Muckalt more or less done. Also: Flin Flon! George Sipple confirms Tech Hockey Guide's report that Bill Muckalt will be Mel Pearson's second assistant. Tech promoted assistant Joe Shawhan.
“I did a little bit of everything,” Pearson said. “I worked in the zinc plant one summer. I went underground at North Main for a couple summers, working in the steel shop, straightening steel and sharpening up. I had to fill in at the changehouse one year, too. I enjoyed it. You meet a lot of really neat people there and learn about the industry and the mine itself and how things operate.”
The town's name is taken from the lead character in a paperback novel, The Sunless City by J. E. Preston Muddock. Josiah Flintabbatey Flonatin piloted a submarine through a bottomless lake where he passed into a strange underground world through a hole lined with gold. A copy of the book was allegedly found and read by prospector Tom Creighton.
When Tom Creighton discovered a high-grade exposure of copper, he thought of the book and called it Flin Flon's mine, and the town that developed around the mine adopted the name. Flin Flon shares with Tarzana, California, the distinction of being named after a character in a science fiction novel.
The character of "Flinty", as he is locally known, is of such importance to the identity of the city that the local Chamber of Commerce commissioned the minting of a $3.00 coin which was considered legal tender amongst locally participating retailers during the year following its issue. A statue representing Flinty was designed by cartoonist Al Capp and is one of the points of interest of the city. In 1978, the National Film Board of Canada produced the short documentary Canada Vignettes: Flin Flon about the origin of the city's name.
This has been today's MGoDiscussionOfCanadianSmallTownNames.
Hello: guy. Hockey has added this person:
Sioux Falls(USHL) '97 F Jack Becker is now committed to Michigan. Former Mich Tech commit is following Mel Pearson to Ann Arbor.
Becker is an odd duck. He'll be 20 before he arrives this fall; unusually for an overager he was drafted. (In the seventh round, sure. Still: odd.) He was a Wisconsin commit who got thrown back in the pool when Mike Eaves was fired. His second try at a commitment was Tech.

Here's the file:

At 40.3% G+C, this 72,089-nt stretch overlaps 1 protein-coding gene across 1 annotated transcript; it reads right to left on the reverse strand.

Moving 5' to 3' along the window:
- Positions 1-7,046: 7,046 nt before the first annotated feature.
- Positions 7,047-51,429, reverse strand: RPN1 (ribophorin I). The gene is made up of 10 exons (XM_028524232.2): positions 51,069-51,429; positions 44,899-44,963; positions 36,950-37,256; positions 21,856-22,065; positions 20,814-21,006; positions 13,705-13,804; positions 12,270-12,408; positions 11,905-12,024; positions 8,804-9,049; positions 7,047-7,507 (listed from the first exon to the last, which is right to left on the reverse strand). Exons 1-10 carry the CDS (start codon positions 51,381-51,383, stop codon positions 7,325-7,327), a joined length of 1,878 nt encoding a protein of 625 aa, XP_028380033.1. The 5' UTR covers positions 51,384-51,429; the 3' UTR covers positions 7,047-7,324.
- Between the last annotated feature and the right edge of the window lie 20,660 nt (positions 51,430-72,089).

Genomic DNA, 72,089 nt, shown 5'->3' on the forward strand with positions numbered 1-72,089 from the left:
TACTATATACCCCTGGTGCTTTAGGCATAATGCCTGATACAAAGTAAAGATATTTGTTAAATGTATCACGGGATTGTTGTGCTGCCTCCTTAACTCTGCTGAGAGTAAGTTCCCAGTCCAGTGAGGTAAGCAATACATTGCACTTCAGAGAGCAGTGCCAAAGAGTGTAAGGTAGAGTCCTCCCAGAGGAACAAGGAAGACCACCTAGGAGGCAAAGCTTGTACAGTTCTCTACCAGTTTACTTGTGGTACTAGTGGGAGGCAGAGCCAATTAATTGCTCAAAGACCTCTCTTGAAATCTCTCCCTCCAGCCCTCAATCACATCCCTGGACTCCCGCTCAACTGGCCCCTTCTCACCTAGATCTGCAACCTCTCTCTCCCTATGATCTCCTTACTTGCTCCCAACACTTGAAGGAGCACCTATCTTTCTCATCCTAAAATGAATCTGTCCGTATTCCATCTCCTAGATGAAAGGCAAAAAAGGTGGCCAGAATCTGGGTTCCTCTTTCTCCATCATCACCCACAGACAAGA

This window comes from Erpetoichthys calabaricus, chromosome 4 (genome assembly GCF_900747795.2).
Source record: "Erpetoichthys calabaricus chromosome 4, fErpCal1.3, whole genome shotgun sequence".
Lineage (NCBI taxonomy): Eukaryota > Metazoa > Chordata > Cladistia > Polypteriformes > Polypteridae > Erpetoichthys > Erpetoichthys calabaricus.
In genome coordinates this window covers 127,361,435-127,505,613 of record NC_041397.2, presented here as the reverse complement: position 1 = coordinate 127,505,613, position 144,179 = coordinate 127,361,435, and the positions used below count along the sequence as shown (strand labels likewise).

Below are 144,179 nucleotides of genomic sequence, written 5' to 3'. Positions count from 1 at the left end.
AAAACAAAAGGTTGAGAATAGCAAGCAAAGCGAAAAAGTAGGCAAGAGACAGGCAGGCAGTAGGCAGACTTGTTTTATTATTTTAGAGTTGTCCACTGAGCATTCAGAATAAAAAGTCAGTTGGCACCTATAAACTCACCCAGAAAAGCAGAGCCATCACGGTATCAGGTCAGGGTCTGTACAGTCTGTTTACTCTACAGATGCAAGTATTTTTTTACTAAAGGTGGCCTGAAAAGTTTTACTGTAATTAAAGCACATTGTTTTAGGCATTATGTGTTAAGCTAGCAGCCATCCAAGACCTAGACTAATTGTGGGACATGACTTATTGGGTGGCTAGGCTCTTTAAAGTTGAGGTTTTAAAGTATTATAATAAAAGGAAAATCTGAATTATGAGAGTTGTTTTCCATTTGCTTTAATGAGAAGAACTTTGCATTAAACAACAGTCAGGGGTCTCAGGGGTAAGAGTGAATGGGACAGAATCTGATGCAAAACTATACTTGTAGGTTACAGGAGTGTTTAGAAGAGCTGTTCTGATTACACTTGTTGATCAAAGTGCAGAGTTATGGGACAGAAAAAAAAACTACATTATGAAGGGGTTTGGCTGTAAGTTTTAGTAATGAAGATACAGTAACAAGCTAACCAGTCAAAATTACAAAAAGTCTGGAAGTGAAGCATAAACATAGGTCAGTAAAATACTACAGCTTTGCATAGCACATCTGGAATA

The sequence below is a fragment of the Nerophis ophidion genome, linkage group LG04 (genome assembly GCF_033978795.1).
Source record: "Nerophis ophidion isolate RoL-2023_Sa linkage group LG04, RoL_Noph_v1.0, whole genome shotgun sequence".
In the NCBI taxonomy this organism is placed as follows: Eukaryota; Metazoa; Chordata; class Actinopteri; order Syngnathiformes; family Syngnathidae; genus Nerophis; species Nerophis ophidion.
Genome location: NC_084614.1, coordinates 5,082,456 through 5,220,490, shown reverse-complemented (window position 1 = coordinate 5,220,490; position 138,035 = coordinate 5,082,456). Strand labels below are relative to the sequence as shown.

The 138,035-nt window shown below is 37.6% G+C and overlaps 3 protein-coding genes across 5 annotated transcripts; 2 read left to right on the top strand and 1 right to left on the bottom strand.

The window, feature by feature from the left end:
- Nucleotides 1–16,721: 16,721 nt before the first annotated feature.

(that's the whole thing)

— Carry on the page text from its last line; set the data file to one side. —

Becker had a 16-12-28 line in 49 games last year. At 19 that's a statline indicative of a bottom six player. He's a big dude at 6'4", 198. More details at Tech Hockey Guide.
Also in hockey recruiting:
Three Wolverines ranked in Sportsnet's Top 100 prospects for the 2017 #NHLDraft.
I've seen Norris anywhere from late first round to late second in draft projections; Pastujov seems to be moving back up into the third or fourth round range after an injury-plagued year or two. Chris Dilks recently profiled him:
After being considered one of the top prospects in his age group, Pastujov missed all but 5 games of his U16 season, and all but 14 games of his U17 seasons with the NTDP due to injury. He also missed a handful of games this season due to injury. I have no idea on the likelihood of re-occurrence. But even if he remains healthy, he has missed a lot of key development time in the past few years. …
NHL Central Scouting omitted him completely from their mid-term rankings before placing him 80th on their final list, and he followed that up with a point-per-game performance at the World U18s, which probably helps. There’s likely to be an extremely wide range of opinions on Pastujov though, just because there’s a tantalizing ceiling, but so little in terms of track record to go on.
If I were picking, I’d probably start looking at Pastujov as early as the late-second round. I have serious concerns given his injury history, but high-end scoring ability like he potentially has is going to be very hard to come by in this Draft.
Pastujov was a big big deal when he committed to Michigan; with Norris he has the potential to insert some of the top end scoring last year's team so badly missed.
Golazo. Francis Atuahene did this in a US Open Cup match: